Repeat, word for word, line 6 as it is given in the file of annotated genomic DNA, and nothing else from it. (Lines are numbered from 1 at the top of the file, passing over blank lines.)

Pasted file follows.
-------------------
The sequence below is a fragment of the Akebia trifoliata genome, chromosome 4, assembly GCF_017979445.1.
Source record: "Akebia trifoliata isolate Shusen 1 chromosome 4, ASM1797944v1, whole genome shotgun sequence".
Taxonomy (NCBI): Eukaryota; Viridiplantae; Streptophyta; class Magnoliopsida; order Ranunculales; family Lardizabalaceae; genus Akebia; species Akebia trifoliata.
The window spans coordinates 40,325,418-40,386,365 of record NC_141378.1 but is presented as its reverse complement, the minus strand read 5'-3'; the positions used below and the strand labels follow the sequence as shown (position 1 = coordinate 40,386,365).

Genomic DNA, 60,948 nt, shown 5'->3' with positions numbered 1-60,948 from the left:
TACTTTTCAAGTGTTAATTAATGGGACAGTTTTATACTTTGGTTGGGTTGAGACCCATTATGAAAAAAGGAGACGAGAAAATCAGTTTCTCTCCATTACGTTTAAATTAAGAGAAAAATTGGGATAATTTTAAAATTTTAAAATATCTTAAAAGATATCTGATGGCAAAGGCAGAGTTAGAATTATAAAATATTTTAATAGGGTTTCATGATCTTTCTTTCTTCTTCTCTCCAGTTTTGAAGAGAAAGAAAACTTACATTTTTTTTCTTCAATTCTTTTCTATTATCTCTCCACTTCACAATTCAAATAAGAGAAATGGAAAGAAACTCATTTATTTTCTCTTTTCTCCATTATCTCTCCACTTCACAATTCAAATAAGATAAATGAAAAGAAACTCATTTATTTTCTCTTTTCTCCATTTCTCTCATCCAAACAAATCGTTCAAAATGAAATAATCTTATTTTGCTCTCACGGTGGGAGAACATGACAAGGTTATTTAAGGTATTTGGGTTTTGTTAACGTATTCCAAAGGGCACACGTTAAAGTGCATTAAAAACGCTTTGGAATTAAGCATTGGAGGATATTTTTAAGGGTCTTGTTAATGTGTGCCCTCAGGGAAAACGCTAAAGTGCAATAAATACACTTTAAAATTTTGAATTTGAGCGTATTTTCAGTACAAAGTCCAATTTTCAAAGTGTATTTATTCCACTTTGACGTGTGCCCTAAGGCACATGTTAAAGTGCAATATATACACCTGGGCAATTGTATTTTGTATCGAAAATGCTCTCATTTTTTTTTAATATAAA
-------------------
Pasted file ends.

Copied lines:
TACTTTTCAAGTGTTAATTAATGGGACAGTTTTATACTTTGGTTGGGTTGAGACCCATTATGAAAAAAGGAGACGAGAAAATCAGTTTCTCTCCATTACGTTTAAATTAAGAGAAAAATTGGGATAATTTTAAAATTTTAAAATATCTTAAAAGATATCTGATGGCAAAGGCAGAGTTAGAATTATAAAATATTTTAATAGGGTTTCATGATCTTTCTTTCTTCTTCTCTCCAGTTTTGAAGAGAAAGAAAACTTACATTTTTTTTCTTCAATTCTTTTCTATTATCTCTCCACTTCACAATTCAAATAAGAGAAATGGAAAGAAACTCATTTATTTTCTCTTTTCTCCATTATCTCTCCACTTCACAATTCAAATAAGATAAATGAAAAGAAACTCATTTATTTTCTCTTTTCTCCATTTCTCTCATCCAAACAAATCGTTCAAAATGAAATAATCTTATTTTGCTCTCACGGTGGGAGAACATGACAAGGTTATTTAAGGTATTTGGGTTTTGTTAACGTATTCCAAAGGGCACACGTTAAAGTGCATTAAAAACGCTTTGGAATTAAGCATTGGAGGATATTTTTAAGGGTCTTGTTAATGTGTGCCCTCAGGGAAAACGCTAAAGTGCAATAAATACACTTTAAAATTTTGAATTTGAGCGTATTTTCAGTACAAAGTCCAATTTTCAAAGTGTATTTATTCCACTTTGACGTGTGCCCTAAGGCACATGTTAAAGTGCAATATATACACCTGGGCAATTGTATTTTGTATCGAAAATGCTCTCATTTTTTTTTAATATAAA